Motions to modify parenting time or parental responsibilities are common, especially if the one parent has experienced a change in their work or living circumstances. However, sometimes a true emergency will happen, and in such a case, an emergency motion may be filed, Relief, however will not always be granted. Alternatively, a motion may be filed as an emergency when it is not one, and it is important to know the difference.
The Process of Filing
The regulations surrounding emergency motions differ from county to county. In Cook County, for example, the requirements are set out in the Rules of Court and are fairly clear, but things may be murkier in other jurisdictions. Emergency motions are generally somewhat different to the standard requests for modification in two major respects: the type of notice required and the requirements as to who must be present. With a “normal” motion, notice must be served on the other party, usually by mail, before a hearing can proceed. Emergency motions require only “emergency” notice (at least in Cook County), which is loosely defined as making at least one reasonable attempt to inform the opposing party of the motion’s filing.
The other difference between an emergency motion and a standard motion is in terms of who must be present. Most of the time, both parties and their counsel must be present for motion hearings if the motion at issue is related to their divorce. An emergency motion may be heard ex parte, meaning that the other party need not be present if you (the moving party) has made reasonable efforts to serve them with notice. While this can be helpful in a true emergency, it may also be used to manipulate the system if your ex decides to mount false allegations.
What Constitutes An Emergency?
Illinois law does not contain a standardized definition of an “emergency” as it relates to family law, thereby giving judges fairly broad discretion to interpret the term as they see fit. Sometimes, this can cause problems as a judge may declare an issue to be an emergency when it is not or fail to see a real emergency as necessitating modification of parenting time or parental responsibilities. Either way, misclassifying a situation can be problematic because depending on the nature of the situation, it may place your ex-spouse and possibly your children out of your reach if a judge is disinclined to act.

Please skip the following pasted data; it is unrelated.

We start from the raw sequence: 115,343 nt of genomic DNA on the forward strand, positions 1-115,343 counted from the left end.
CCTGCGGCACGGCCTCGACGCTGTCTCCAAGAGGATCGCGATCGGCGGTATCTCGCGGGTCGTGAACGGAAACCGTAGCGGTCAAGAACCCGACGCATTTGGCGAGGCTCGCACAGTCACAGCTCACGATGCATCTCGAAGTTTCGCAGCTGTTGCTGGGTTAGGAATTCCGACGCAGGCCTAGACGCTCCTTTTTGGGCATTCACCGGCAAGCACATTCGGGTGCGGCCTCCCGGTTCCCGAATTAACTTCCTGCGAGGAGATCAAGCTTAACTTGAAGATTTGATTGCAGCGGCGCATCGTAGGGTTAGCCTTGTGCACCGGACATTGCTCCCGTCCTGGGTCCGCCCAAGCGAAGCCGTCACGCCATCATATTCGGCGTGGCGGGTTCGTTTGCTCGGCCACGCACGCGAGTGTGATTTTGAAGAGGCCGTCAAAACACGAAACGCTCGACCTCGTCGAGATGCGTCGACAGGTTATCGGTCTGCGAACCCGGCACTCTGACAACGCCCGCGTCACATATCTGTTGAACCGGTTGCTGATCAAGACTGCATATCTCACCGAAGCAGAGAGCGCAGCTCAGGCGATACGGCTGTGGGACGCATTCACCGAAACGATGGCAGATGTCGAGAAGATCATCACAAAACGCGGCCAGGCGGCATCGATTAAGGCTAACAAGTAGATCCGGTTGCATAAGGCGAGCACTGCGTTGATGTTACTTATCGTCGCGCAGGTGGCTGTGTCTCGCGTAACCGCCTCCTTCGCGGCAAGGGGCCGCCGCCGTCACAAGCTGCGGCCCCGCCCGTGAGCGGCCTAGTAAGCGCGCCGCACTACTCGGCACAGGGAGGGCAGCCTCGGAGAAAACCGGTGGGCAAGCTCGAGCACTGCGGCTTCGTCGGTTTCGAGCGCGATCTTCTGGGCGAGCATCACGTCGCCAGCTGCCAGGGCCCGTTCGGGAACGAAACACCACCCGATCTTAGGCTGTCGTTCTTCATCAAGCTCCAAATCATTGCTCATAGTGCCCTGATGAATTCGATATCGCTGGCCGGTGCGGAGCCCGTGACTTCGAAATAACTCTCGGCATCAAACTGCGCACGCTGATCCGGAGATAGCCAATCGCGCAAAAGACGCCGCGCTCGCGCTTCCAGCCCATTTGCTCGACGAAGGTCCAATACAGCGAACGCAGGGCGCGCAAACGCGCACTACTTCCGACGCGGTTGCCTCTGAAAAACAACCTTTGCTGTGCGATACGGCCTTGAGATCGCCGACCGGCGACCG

The most common situations that most judges will treat as emergencies involve either allegations of an immediate threat of physical danger to a child or a parent and child traveling out of state without notice or permission. Traveling out of state without permission, especially in divorces which ended acrimoniously, can be a red flag for an abduction attempt, and while allegations of an immediate threat must be investigated, it is common practice to remove a child from a home for their own safety while such investigations are made.
Seek Experienced Legal Help
During an actual emergency, it can be a source of comfort to know that you have a potential avenue to pursue legal remedies against your ex-spouse if they are necessary. However, it can be extremely intimidating to do so alone. Our dedicated DuPage County divorce attorneys are well versed in these cases and can try to help set things right for you. Contact our office today to set up an initial appointment.